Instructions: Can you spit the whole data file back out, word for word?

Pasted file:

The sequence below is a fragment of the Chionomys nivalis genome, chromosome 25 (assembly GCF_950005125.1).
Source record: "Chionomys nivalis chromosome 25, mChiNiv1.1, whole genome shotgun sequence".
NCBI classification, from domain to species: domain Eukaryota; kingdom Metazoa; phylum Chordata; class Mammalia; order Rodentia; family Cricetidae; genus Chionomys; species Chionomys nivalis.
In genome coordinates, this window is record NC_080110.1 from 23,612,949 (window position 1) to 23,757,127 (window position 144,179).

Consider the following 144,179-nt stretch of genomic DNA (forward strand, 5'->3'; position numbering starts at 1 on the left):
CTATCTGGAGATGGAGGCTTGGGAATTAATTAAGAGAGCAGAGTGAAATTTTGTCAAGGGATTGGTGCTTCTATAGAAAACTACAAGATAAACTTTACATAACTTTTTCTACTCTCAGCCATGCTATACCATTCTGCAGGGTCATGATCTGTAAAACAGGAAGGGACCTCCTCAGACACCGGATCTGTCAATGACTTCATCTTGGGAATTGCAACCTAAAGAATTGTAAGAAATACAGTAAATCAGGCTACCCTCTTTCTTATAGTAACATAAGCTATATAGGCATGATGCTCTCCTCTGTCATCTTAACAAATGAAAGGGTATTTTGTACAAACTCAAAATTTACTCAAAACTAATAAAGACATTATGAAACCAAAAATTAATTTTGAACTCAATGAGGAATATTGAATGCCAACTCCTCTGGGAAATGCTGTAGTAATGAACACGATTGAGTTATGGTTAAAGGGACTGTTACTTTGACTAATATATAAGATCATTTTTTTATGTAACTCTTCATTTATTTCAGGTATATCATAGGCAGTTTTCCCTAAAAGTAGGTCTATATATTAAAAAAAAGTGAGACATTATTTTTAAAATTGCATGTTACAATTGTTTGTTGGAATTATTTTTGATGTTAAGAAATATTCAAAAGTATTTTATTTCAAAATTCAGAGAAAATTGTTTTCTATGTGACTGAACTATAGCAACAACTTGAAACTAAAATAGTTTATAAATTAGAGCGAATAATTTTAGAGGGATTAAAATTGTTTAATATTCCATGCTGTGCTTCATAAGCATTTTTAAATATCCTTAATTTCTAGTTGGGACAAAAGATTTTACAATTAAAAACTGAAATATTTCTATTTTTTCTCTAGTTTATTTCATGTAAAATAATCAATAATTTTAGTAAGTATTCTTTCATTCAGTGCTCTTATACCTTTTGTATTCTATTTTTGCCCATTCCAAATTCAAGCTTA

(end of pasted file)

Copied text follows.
The sequence below is a fragment of the Chionomys nivalis genome, chromosome 25 (assembly GCF_950005125.1).
Source record: "Chionomys nivalis chromosome 25, mChiNiv1.1, whole genome shotgun sequence".
NCBI classification, from domain to species: domain Eukaryota; kingdom Metazoa; phylum Chordata; class Mammalia; order Rodentia; family Cricetidae; genus Chionomys; species Chionomys nivalis.
In genome coordinates, this window is record NC_080110.1 from 23,612,949 (window position 1) to 23,757,127 (window position 144,179).

Consider the following 144,179-nt stretch of genomic DNA (forward strand, 5'->3'; position numbering starts at 1 on the left):
CTATCTGGAGATGGAGGCTTGGGAATTAATTAAGAGAGCAGAGTGAAATTTTGTCAAGGGATTGGTGCTTCTATAGAAAACTACAAGATAAACTTTACATAACTTTTTCTACTCTCAGCCATGCTATACCATTCTGCAGGGTCATGATCTGTAAAACAGGAAGGGACCTCCTCAGACACCGGATCTGTCAATGACTTCATCTTGGGAATTGCAACCTAAAGAATTGTAAGAAATACAGTAAATCAGGCTACCCTCTTTCTTATAGTAACATAAGCTATATAGGCATGATGCTCTCCTCTGTCATCTTAACAAATGAAAGGGTATTTTGTACAAACTCAAAATTTACTCAAAACTAATAAAGACATTATGAAACCAAAAATTAATTTTGAACTCAATGAGGAATATTGAATGCCAACTCCTCTGGGAAATGCTGTAGTAATGAACACGATTGAGTTATGGTTAAAGGGACTGTTACTTTGACTAATATATAAGATCATTTTTTTATGTAACTCTTCATTTATTTCAGGTATATCATAGGCAGTTTTCCCTAAAAGTAGGTCTATATATTAAAAAAAAGTGAGACATTATTTTTAAAATTGCATGTTACAATTGTTTGTTGGAATTATTTTTGATGTTAAGAAATATTCAAAAGTATTTTATTTCAAAATTCAGAGAAAATTGTTTTCTATGTGACTGAACTATAGCAACAACTTGAAACTAAAATAGTTTATAAATTAGAGCGAATAATTTTAGAGGGATTAAAATTGTTTAATATTCCATGCTGTGCTTCATAAGCATTTTTAAATATCCTTAATTTCTAGTTGGGACAAAAGATTTTACAATTAAAAACTGAAATATTTCTATTTTTTCTCTAGTTTATTTCATGTAAAATAATCAATAATTTTAGTAAGTATTCTTTCATTCAGTGCTCTTATACCTTTTGTATTCTATTTTTGCCCATTCCAAATTCAAGCTTA